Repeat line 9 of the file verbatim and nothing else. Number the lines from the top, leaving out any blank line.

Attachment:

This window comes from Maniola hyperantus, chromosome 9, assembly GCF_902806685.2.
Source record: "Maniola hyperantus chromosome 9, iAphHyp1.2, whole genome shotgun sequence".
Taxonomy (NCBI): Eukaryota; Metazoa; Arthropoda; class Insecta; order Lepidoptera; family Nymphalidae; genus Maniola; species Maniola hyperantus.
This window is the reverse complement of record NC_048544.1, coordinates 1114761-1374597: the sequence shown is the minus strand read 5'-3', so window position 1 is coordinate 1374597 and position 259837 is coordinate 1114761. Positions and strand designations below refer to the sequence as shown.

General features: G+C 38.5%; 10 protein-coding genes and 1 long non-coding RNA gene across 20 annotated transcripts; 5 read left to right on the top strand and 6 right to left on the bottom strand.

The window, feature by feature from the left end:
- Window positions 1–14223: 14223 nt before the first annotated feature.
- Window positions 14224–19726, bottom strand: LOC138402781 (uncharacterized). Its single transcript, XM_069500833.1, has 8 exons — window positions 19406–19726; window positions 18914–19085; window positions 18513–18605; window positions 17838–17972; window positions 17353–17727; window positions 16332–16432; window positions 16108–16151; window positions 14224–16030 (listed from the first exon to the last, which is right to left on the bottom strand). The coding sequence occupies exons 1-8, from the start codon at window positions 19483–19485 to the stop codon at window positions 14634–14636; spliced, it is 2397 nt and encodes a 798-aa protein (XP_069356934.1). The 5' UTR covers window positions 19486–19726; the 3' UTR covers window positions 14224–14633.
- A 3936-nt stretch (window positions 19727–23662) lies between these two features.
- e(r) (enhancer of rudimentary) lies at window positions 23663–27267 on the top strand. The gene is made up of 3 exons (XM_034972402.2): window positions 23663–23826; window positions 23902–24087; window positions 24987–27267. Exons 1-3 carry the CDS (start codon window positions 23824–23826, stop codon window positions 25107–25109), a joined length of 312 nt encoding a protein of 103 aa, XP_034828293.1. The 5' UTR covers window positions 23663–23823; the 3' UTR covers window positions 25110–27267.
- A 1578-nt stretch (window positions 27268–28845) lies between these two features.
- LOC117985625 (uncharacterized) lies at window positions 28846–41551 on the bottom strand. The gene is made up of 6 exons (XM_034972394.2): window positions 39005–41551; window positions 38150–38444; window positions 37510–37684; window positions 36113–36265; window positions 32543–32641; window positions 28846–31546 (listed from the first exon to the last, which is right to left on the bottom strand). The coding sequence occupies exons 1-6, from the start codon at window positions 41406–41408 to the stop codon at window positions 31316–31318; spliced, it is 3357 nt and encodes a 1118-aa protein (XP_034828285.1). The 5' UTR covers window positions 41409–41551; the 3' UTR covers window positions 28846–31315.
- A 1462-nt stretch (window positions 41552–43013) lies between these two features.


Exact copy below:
- A 3936-nt stretch (window positions 19727–23662) lies between these two features.